The phone is powered by a MediaTek MT6750 processor, with 2GB of memory and 16GB of internal storage. There is a more expensive model with 3GB of RAM and 32GB of storage, but that version isn't being sold in the United States.

Good performance is never a given with budget phones, but the Nokia 3.1 is decently fast. I was worried the MediaTek processor would be sluggish, but the phone only occasionally stuttered - usually while switching between applications. The stock Android build probably helps performance - no laggy OEM skin or pre-installed bloatware slowing things down.

Battery life was good in my testing. The 2,990mAh battery isn't massive, especially when compared to the 5,000mAh Moto E4 Plus, but I still ended most days with 30 or 40% remaining. Expect somewhere in the range of 4-5 hours of screen-on time, depending on usage.

The Nokia 3.1 is an Android One device, meaning it's running near-stock software and should receive updates fairly quickly. That being said, the phone is still on Android 8.0 instead of 8.1. At the time of writing, my review unit had the May 5 security patch level. It's difficult to say for certain how fast Android P will arrive, but hopefully Project Treble will speed things up a bit.

Finally, the Nokia 3.1 has all the usual features found in budget Android devices. That includes a microSD card slot for expandable storage, a dual SIM tray for using two carriers at once, FM radio, and a headphone jack. You can't take headphone jacks for granted these days.

In the box, you get the Nokia 3.1, a wall charger, a microUSB cable, earbuds, a SIM card ejection tool, and a quick start guide.

Camera samples

The Nokia 3.1 has a 13MP rear-facing camera with a flash, and an 8MP front-facing camera. With enough light and a semi-stable subject, you can take great pictures. The below goat picture, for example, looks like it was taken with a Moto G6 or OnePlus 6.

If you're in a dimly-lit room, or you don't give the phone enough time to focus, the results don't look great. Here are some sample photos:

Our verdict: Should you buy it?

Probably. The Nokia 3.1 is a solid budget phone, with decent specifications, a clean Android experience, and great build quality. However, the lack of a fingerprint sensor is rather puzzling, especially when one can be found on some other phones in this price bracket.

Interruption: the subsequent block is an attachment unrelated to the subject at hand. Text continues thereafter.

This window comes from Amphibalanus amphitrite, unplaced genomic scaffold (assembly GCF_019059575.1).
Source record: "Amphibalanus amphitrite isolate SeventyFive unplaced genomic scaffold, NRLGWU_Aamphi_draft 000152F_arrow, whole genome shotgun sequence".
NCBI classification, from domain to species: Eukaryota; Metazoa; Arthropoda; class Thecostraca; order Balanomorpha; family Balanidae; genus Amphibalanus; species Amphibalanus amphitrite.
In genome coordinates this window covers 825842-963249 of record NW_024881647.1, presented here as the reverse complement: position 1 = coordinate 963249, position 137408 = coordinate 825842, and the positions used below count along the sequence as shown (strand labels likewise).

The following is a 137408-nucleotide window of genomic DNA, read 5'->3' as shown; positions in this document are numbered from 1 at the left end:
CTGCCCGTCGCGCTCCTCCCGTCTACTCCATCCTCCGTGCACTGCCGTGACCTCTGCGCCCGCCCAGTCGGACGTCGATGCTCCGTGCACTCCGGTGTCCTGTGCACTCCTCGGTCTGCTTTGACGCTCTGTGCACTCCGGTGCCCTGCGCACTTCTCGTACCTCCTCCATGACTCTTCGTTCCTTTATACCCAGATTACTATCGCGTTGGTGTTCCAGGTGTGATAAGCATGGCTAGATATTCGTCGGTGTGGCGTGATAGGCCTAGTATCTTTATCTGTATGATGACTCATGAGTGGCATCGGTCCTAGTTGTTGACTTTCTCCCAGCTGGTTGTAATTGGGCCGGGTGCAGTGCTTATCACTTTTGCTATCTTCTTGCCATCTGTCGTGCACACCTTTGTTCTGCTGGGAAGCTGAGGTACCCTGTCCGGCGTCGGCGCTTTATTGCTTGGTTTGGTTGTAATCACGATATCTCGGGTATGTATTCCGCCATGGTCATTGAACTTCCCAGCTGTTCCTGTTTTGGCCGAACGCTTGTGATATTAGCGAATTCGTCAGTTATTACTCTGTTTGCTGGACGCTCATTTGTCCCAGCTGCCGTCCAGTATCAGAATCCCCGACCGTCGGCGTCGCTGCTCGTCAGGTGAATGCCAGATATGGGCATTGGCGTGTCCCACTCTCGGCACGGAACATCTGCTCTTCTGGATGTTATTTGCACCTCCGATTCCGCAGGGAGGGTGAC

In the United States, the Nokia 3.1 with 16GB storage and 2GB RAM is being sold for around $160. It's about the only decent ~$150 unlocked phone you can buy in 'Murica, especially since Motorola isn't selling unlocked Moto E5 devices here. It's in a league of its own - hence the title of this review.

In Europe, the phone costs €139, and there's a 32GB storage/3GB RAM model for €169. The €150 Moto E5 is the main competition, and while it does have a larger battery and a fingerprint sensor, you'll have to deal with much slower Android updates - and Motorola is only promising one major release.

The accessory ecosystem for the Nokia 3.1 is fairly decent, at least in the United States. Since this is a lesser-known device, you won't find cases from major companies like Otterbox or Spigen, but there are still plenty of options.

No matter where you buy it, the Nokia 3.1 is a good phone for the price, just like almost every other device from HMD Global.

Buy it if...

You're on a GSM carrier (AT&T, T-Mobile, Cricket, etc.) and you want a good phone on a tight budget.

Don't buy it if...

You're on a CDMA carrier (Verizon, Sprint, etc.), you really need a fingerprint sensor, or you want to use custom ROMs.

Buy: AmazonBest BuyB&H